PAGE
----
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Designing State Symbols For The World's Newest Country
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Designing State Symbols For The World's Newest Country

Africa

Designing State Symbols For The World's Newest Country

Designing State Symbols For The World's Newest Country
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From flags to currency, a new country needs new symbols. NPR's Scott Simon talks with Anne Quito, who traveled to the world's newest country, South Sudan, to observe as they designed theirs.

SCOTT SIMON, HOST:

South Sudan was formed in 2011 after a brutal civil war. A new nation could use some branding - a new flag and new money, new symbols. Anne Quito is a graphic designer who went to South Sudan to work with the United Nations. She wrote about her experience for Works That Work, the international design magazine. She joins us now from Manila, in the Philippines. Thanks so much for being with us.

ANNE QUITO: You're welcome. What a pleasure.

SIMON: What are the factors you had to take into consideration to do things like help create flags and currency for South Sudan?

QUITO: What I learned was these state symbols are really marks of consensus. They're about design, but they're really about agreement. So South Sudan is comprised of 60 ethnic tribes, and for the one symbol that they were able to produce during the time of the referendum to the time of their independence, they produced a national seal. And they had to get the agreement of 28 cabinet ministers representing these tribes.

SIMON: And what's the seal look like? How would you describe it?

QUITO: At first glance, it's kind of really generic. It's an eagle bearing a shield. It's a fish-eating eagle, common to that region of Africa.

SIMON: That must've been a complicated process.

QUITO: Right? It's like having 28 art directors from different ethnic tribes...

SIMON: Yeah.

QUITO: ...Barking at you.

SIMON: Let me ask you about the new currency. There's a portrait of John Garang...

QUITO: Yes.

SIMON: ...On that currency. He was a rebel leader who served briefly as vice president of Sudan before...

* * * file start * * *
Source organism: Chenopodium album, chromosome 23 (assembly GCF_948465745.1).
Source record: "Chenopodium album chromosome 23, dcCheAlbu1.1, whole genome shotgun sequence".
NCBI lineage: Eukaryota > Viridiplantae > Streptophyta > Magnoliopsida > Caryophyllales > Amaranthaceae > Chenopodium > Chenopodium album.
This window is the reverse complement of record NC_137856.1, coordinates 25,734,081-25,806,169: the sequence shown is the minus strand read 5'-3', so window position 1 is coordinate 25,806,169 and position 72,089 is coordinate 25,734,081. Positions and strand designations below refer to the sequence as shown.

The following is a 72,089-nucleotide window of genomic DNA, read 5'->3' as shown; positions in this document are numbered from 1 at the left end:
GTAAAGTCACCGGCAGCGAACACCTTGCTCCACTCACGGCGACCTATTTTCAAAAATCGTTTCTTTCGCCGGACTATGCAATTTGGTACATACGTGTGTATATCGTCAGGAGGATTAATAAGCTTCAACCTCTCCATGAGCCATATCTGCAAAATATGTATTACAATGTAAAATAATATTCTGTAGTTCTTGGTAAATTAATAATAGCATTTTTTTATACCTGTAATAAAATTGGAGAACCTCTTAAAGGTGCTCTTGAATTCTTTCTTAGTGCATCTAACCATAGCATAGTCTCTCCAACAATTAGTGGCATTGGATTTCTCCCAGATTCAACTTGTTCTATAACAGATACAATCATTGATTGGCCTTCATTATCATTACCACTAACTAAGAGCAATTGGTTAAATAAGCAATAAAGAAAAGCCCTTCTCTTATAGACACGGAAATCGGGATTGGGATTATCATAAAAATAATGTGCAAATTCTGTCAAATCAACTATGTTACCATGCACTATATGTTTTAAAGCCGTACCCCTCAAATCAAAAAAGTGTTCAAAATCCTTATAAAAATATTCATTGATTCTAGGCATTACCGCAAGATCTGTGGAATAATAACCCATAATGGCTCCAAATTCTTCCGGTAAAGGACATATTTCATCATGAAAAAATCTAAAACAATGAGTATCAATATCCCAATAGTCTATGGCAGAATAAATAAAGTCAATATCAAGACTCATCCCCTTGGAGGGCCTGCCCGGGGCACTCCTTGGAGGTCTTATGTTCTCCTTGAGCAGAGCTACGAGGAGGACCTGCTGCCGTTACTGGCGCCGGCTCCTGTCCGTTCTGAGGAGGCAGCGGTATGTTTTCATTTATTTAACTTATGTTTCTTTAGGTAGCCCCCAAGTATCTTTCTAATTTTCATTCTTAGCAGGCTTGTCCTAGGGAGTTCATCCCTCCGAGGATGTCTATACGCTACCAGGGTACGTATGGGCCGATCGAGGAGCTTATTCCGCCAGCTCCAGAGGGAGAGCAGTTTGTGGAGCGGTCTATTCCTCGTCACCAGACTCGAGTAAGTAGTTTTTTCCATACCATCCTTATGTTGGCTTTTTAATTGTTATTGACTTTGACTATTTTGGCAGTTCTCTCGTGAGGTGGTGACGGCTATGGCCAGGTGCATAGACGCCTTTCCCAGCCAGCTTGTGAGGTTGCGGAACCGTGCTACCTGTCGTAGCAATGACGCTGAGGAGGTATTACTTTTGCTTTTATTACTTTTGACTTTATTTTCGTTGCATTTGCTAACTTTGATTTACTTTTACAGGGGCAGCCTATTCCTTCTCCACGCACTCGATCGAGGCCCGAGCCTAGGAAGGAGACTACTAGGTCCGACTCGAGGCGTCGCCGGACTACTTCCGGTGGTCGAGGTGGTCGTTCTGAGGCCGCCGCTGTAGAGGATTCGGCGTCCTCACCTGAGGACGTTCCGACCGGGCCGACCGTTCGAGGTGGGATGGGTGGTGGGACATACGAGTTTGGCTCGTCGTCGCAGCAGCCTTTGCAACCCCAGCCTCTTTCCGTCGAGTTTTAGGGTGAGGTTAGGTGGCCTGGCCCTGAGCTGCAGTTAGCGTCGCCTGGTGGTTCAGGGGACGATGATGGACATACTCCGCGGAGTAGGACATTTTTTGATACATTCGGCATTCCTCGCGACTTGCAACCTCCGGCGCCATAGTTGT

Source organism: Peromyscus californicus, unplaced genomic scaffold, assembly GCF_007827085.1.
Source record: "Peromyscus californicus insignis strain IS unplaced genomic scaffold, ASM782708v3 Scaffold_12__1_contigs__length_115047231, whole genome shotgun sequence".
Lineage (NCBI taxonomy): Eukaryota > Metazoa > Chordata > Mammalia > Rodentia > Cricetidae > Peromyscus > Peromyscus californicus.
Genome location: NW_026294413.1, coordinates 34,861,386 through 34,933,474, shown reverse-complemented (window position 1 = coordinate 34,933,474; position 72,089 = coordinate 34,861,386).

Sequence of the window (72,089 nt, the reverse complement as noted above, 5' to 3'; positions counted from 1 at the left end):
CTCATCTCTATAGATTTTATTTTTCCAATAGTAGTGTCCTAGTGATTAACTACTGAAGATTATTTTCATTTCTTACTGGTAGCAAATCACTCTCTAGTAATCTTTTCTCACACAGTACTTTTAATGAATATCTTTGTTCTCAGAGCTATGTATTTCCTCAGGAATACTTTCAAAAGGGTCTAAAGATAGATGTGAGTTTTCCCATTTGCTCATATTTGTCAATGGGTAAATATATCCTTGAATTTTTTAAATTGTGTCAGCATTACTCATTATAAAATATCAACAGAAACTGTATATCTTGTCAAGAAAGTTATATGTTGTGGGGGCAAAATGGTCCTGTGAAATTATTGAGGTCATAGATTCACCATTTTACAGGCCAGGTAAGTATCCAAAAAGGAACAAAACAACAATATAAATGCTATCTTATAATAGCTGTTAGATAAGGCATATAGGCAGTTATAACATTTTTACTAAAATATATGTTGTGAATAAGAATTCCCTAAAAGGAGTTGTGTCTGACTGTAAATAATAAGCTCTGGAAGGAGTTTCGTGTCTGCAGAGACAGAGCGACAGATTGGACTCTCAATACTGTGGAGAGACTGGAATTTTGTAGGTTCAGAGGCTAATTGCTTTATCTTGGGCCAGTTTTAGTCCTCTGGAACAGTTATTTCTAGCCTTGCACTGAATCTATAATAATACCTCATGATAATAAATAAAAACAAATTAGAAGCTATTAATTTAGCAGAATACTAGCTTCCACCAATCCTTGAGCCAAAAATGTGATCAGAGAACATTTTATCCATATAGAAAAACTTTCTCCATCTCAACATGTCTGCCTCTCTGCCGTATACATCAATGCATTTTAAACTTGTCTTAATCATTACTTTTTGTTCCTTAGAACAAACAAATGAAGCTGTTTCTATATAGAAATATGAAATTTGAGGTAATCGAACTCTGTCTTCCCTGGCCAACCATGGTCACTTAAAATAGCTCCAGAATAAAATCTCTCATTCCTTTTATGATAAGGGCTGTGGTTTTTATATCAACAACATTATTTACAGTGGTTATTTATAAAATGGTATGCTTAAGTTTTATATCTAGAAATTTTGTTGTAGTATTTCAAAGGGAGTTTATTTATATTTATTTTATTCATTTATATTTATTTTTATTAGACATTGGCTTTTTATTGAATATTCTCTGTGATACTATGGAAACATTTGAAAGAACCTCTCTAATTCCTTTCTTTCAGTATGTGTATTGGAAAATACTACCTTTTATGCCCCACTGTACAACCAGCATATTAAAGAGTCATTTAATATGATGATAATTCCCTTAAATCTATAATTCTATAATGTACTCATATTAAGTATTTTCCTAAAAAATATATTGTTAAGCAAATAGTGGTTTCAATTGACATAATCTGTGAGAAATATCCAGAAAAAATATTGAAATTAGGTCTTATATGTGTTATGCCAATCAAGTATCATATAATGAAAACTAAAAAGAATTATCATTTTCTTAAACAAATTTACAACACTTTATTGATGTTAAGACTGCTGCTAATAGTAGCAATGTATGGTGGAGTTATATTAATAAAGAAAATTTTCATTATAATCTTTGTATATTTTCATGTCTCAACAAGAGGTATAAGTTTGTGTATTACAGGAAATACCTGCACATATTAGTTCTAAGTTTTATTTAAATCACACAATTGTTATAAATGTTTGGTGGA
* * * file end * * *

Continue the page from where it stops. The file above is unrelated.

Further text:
QUITO: Yes.

SIMON: ...He did in a helicopter crash in 2005. A lot of people loved John Garang, a lot of people didn't. Do you have to worry about that when you design currency?

QUITO: Absolutely. And in my visit there, he was universally respected, if not loved. He was really the only national hero they could agree to. So he actually appears on all denominations of the money. So he's the only really unifying hero of South Sudan.

SIMON: What about other symbols that you have to include?

QUITO: So there's the flag. The flag is a carryover from the People's Liberation Army, so that was an easy symbol. So it's a six color flag that people really used during the second civil war, and it's a natural rallying point. So that's their symbol. And when you're a new nation, you're defining your sort of, like, territory. So this, like, updating of signs was really a big deal, so they made banners and they made these sort of, like, 10 signs to say South Sudan.

SIMON: But you - you have experience and expertise that you could bring to the project. And coming from the outside, sometimes an outsider's eye can freshen things.

QUITO: Absolutely. And it was a humbling experience for me to be honest. The exercise of listening and really looking at design - not just about font - every design question I asked was answered by the political response.

SIMON: Anne Quito joins us from Manila. Thanks very much for being with us.

QUITO: You are most welcome. Thank you.

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